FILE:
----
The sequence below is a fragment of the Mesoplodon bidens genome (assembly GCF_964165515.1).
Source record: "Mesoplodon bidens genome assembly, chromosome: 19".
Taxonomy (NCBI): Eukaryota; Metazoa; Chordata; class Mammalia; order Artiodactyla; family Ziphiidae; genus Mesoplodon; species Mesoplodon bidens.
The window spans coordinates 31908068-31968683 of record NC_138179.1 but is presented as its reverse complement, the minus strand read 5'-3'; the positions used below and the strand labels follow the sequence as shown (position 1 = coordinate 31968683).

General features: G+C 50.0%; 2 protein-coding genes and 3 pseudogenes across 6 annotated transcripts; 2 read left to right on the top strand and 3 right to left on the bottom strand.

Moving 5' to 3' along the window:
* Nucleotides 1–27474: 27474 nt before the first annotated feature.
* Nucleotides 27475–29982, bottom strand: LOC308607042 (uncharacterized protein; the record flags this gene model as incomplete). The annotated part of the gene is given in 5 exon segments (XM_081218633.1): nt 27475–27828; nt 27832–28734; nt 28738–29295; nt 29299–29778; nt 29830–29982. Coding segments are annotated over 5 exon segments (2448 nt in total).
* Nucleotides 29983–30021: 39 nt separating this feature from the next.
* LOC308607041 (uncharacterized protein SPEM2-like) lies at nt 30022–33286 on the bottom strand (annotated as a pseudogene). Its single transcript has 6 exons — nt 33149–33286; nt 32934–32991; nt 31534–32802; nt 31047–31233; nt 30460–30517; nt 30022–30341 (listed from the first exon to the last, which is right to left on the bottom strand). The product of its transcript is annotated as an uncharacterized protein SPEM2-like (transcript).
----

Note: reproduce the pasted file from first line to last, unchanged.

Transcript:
The sequence below is a fragment of the Mesoplodon bidens genome (assembly GCF_964165515.1).
Source record: "Mesoplodon bidens genome assembly, chromosome: 19".
Taxonomy (NCBI): Eukaryota; Metazoa; Chordata; class Mammalia; order Artiodactyla; family Ziphiidae; genus Mesoplodon; species Mesoplodon bidens.
The window spans coordinates 31908068-31968683 of record NC_138179.1 but is presented as its reverse complement, the minus strand read 5'-3'; the positions used below and the strand labels follow the sequence as shown (position 1 = coordinate 31968683).

General features: G+C 50.0%; 2 protein-coding genes and 3 pseudogenes across 6 annotated transcripts; 2 read left to right on the top strand and 3 right to left on the bottom strand.

Moving 5' to 3' along the window:
* Nucleotides 1–27474: 27474 nt before the first annotated feature.
* Nucleotides 27475–29982, bottom strand: LOC308607042 (uncharacterized protein; the record flags this gene model as incomplete). The annotated part of the gene is given in 5 exon segments (XM_081218633.1): nt 27475–27828; nt 27832–28734; nt 28738–29295; nt 29299–29778; nt 29830–29982. Coding segments are annotated over 5 exon segments (2448 nt in total).
* Nucleotides 29983–30021: 39 nt separating this feature from the next.
* LOC308607041 (uncharacterized protein SPEM2-like) lies at nt 30022–33286 on the bottom strand (annotated as a pseudogene). Its single transcript has 6 exons — nt 33149–33286; nt 32934–32991; nt 31534–32802; nt 31047–31233; nt 30460–30517; nt 30022–30341 (listed from the first exon to the last, which is right to left on the bottom strand). The product of its transcript is annotated as an uncharacterized protein SPEM2-like (transcript).